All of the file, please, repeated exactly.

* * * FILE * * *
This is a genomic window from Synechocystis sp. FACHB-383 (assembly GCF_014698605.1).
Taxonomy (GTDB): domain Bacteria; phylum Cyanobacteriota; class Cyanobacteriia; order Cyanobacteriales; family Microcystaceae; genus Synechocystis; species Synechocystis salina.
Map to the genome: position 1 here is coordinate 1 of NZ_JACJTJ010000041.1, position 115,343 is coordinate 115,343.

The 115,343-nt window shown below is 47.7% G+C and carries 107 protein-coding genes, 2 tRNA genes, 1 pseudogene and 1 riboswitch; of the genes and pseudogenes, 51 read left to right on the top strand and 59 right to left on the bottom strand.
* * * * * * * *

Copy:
This is a genomic window from Synechocystis sp. FACHB-383 (assembly GCF_014698605.1).
Taxonomy (GTDB): domain Bacteria; phylum Cyanobacteriota; class Cyanobacteriia; order Cyanobacteriales; family Microcystaceae; genus Synechocystis; species Synechocystis salina.
Map to the genome: position 1 here is coordinate 1 of NZ_JACJTJ010000041.1, position 115,343 is coordinate 115,343.

The 115,343-nt window shown below is 47.7% G+C and carries 107 protein-coding genes, 2 tRNA genes, 1 pseudogene and 1 riboswitch; of the genes and pseudogenes, 51 read left to right on the top strand and 59 right to left on the bottom strand.